Thursday, March 31, 2011

A funny little thing called an eating disorder

Recovery is a funny word, isn’t it. For something so sought after, one often asks, does it ever truly become part of ones constant vocabulary? For my part, having denied the existence of my disorder for so long and genuinely believing in its non- existence, its difficult to know when disorder ended and where recovery began. I have lots of questions; did it really end? Has it actually begun? I still question whether or not what I had could be really and legitimately classified as “an eating disorder”, or if it was a mere right of passage thing that every teenager goes through. Indeed, whats the difference between what “those girls” have, and what ever person seems to struggle with at some point in their life? No really, I want to know what that difference is.

Should I give a back story? One seems necessary but sounds long and uninteresting. I suppose I’ll try it out and make it as briefly sweet as can be;

It all began innocently enough, when I was diagnosed with a series of food allergies and other health concerns. These diagnoses quite literally saved my life. I who had been bedridden for over six months had new life breathed into my weak and weary bones. I also lost fifteen pounds. I gained a low level anxiety disorder. And thus my fear of food began; at first I was afraid it would make me sick and bind me to the couch yet again. It ended with me afraid to gain a pound or an inch.

I had whispers of realizings, but it wasn’t until a fateful talk with my friend that knocked some much needed honest sense into my brain. I rambled on “I didn’t have full blown eating disorder or anything… but it got pretty bad… I’d go for a long time without eating… then take laxatives…” She looked at me with such niceness in her eyes and said kindly “I’m pretty sure that’s classified as something…”

For something so obvious, how, you ask, did I deny it for so long? I didn’t believe I was skinny enough to be anorexic. And I wasn’t making myself throw up. So obviously I was good to go, right?

The road to recovery is a hard one to describe when you didn’t know you were traveling down its way in the first place. It all began, I suppose, when I took my first nanny job and was awake a full day’s worth of hours; enough to eat three meals a day (its easy to survive on an apple and a piece of toast when you sleep till noon, lay on the couch, work at Luna’s, then go home to sleep somemore. entirely different story unfolds when you must be at work by 7:00AM). I wasn’t eating unhealthy, I was still adhering to my allergy rules, but I was eating. And I gained twenty pounds.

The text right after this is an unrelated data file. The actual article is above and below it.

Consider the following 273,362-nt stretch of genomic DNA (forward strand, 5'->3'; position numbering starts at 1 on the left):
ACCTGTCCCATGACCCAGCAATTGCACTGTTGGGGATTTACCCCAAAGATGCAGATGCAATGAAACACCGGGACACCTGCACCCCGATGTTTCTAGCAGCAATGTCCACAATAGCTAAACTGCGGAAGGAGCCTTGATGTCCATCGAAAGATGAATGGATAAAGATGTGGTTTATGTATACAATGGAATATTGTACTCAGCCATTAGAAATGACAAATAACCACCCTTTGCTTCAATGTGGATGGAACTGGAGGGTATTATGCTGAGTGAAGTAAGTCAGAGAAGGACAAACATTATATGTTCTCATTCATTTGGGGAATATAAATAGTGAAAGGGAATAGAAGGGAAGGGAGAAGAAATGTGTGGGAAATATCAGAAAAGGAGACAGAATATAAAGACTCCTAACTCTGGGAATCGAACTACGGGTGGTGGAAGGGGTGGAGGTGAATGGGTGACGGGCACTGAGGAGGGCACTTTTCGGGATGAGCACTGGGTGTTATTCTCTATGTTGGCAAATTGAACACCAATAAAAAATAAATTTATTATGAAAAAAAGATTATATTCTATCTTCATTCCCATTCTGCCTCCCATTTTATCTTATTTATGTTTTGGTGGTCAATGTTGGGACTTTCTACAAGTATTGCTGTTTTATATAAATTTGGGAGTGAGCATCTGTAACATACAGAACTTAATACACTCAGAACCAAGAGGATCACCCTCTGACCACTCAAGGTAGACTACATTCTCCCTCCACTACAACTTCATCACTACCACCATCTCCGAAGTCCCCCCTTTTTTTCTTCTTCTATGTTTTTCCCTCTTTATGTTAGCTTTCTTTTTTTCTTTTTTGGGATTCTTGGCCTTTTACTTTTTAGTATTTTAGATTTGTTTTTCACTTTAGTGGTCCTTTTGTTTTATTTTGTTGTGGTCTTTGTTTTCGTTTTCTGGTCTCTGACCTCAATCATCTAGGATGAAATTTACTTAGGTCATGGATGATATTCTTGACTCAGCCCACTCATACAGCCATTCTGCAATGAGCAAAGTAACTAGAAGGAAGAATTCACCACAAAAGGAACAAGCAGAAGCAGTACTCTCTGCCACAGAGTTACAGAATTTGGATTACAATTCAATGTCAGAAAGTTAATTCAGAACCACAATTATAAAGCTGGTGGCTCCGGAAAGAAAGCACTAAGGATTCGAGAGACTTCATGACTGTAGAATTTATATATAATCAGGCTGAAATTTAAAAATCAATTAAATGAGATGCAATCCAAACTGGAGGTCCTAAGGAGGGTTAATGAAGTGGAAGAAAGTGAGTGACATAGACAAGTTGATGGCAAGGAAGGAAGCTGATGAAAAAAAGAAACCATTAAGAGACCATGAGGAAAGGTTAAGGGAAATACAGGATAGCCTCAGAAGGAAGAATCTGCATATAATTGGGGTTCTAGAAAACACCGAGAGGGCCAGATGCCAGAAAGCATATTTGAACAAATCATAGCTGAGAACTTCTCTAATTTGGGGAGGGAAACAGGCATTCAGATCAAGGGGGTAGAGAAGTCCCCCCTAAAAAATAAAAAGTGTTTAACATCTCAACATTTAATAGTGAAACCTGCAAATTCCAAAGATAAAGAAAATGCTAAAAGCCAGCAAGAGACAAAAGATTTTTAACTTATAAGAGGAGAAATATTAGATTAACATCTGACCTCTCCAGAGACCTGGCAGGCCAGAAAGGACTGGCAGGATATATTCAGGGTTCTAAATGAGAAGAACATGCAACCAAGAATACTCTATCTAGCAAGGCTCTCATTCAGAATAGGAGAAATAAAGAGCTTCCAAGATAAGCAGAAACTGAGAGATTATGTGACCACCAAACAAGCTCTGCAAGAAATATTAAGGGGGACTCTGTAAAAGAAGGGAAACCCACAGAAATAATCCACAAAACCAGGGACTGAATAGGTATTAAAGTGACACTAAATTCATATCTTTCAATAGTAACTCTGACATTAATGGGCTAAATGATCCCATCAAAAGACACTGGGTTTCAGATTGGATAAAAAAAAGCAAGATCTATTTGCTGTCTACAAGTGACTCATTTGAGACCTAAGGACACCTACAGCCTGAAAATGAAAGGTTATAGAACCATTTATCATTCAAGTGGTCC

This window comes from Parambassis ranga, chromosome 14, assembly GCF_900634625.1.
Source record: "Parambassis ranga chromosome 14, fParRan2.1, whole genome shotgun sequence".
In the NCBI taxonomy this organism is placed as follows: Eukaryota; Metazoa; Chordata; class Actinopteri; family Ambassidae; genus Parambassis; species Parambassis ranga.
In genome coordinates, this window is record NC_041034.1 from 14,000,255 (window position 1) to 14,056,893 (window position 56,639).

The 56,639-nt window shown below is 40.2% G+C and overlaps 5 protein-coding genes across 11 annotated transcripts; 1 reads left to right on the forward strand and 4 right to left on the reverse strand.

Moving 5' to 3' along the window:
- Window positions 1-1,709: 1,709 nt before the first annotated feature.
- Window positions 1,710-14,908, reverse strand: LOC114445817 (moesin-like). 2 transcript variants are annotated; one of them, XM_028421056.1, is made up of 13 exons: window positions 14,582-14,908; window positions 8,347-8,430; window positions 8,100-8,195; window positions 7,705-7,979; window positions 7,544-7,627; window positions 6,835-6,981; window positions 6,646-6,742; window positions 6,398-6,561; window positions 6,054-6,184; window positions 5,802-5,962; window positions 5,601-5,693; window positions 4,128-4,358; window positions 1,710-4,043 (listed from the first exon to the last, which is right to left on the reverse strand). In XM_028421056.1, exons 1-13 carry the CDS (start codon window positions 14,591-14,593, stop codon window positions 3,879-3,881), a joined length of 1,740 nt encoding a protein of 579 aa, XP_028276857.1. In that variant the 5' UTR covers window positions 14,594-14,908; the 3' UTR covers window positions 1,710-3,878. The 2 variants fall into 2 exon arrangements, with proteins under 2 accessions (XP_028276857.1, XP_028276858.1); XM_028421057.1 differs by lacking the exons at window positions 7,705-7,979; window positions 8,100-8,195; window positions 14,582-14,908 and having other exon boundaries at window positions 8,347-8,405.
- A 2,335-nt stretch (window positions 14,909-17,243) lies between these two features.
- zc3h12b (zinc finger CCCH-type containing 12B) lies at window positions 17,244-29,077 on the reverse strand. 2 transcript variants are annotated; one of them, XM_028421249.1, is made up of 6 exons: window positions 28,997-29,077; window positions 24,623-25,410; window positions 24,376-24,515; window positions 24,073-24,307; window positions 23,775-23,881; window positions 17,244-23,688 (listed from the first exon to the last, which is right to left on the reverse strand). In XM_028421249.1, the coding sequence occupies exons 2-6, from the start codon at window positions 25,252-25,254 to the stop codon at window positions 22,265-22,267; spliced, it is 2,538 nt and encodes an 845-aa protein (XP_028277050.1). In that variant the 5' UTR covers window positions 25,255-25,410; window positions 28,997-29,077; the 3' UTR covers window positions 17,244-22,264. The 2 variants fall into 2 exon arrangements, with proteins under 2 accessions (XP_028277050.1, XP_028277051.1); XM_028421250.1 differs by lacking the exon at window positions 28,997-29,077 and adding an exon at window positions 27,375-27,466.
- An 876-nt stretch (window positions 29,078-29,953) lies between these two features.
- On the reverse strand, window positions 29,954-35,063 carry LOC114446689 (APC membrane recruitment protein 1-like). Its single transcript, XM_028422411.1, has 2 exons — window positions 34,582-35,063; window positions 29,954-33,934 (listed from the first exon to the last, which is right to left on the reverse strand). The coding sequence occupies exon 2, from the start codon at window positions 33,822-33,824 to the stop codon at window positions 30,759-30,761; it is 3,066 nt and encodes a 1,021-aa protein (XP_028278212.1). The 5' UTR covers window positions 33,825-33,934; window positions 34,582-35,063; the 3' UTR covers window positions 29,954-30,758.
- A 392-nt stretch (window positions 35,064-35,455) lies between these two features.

With mere months to go before the wedding I began wearing my husbands shirts in an effort poorly planned to hide my new figure. These were not happy days. However, it was my first move towards a better lifestyle, for as I stared down at those numbers glaring back up at me, I realized I had two choices; I could go back to my old eating habits and loose this weight, or I could choose to be normal and healthy. I chose healthy. It sounds like I did know I had a problem after all.

Times have changed and I am now anxiety free and living in a happy, healthy, luscious body of 150 pounds. I see some things I’d like to introduce to my life, mainly exercise. I’m careful to focus on how I want to alter my lifestyle and not my weight. I’m careful to focus on why, to lock into my carefully chosen reasons and look neither left or right there after. I want to exercise so I can hike half dome. So I ride in a cyclocross race. So I can have muscle tone when I’m fifty and satisfactory bone density all throughout my life.

Why am I telling you this? Because today was a terrible day. Today triggers were firing all over me. Duck and cover. Bob and weave. Today your thinspo’s went too far, leaving my fingers inching towards the tape measure, my mind devising plans to clear the pantry before my husband gets home. I start eyeballing my jump rope in-spite of the hour well past midnight. Snapping me back, I slip further down the tunnel, that tiny light growing tinier still till all my progressive footprints are erased. I’m telling you this because today was a disaster. And I needed to tell someone about this. This has been, I fear, a horribly unpoetic post, full of poorly strung together thoughts, words clashing. Thoughts, fragmenting. If you stuck with me thus far, I feel eternally grateful to you.


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